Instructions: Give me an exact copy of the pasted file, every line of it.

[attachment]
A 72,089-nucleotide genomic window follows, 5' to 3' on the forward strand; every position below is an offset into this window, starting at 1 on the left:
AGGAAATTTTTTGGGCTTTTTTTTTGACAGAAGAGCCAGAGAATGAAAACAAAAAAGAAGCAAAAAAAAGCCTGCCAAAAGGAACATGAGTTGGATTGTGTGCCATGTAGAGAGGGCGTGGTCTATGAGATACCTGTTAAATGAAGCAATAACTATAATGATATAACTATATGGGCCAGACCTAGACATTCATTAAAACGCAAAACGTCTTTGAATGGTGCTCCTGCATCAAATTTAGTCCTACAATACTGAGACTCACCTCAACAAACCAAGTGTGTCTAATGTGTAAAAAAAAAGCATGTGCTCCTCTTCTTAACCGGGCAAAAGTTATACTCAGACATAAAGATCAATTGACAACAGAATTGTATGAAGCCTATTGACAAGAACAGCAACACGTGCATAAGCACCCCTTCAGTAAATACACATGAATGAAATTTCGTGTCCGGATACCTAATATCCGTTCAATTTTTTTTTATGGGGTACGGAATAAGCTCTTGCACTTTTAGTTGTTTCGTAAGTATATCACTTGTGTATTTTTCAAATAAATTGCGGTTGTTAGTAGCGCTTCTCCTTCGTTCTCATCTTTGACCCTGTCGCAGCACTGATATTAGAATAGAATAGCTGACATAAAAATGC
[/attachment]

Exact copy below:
A 72,089-nucleotide genomic window follows, 5' to 3' on the forward strand; every position below is an offset into this window, starting at 1 on the left:
AGGAAATTTTTTGGGCTTTTTTTTTGACAGAAGAGCCAGAGAATGAAAACAAAAAAGAAGCAAAAAAAAGCCTGCCAAAAGGAACATGAGTTGGATTGTGTGCCATGTAGAGAGGGCGTGGTCTATGAGATACCTGTTAAATGAAGCAATAACTATAATGATATAACTATATGGGCCAGACCTAGACATTCATTAAAACGCAAAACGTCTTTGAATGGTGCTCCTGCATCAAATTTAGTCCTACAATACTGAGACTCACCTCAACAAACCAAGTGTGTCTAATGTGTAAAAAAAAAGCATGTGCTCCTCTTCTTAACCGGGCAAAAGTTATACTCAGACATAAAGATCAATTGACAACAGAATTGTATGAAGCCTATTGACAAGAACAGCAACACGTGCATAAGCACCCCTTCAGTAAATACACATGAATGAAATTTCGTGTCCGGATACCTAATATCCGTTCAATTTTTTTTTATGGGGTACGGAATAAGCTCTTGCACTTTTAGTTGTTTCGTAAGTATATCACTTGTGTATTTTTCAAATAAATTGCGGTTGTTAGTAGCGCTTCTCCTTCGTTCTCATCTTTGACCCTGTCGCAGCACTGATATTAGAATAGAATAGCTGACATAAAAATGC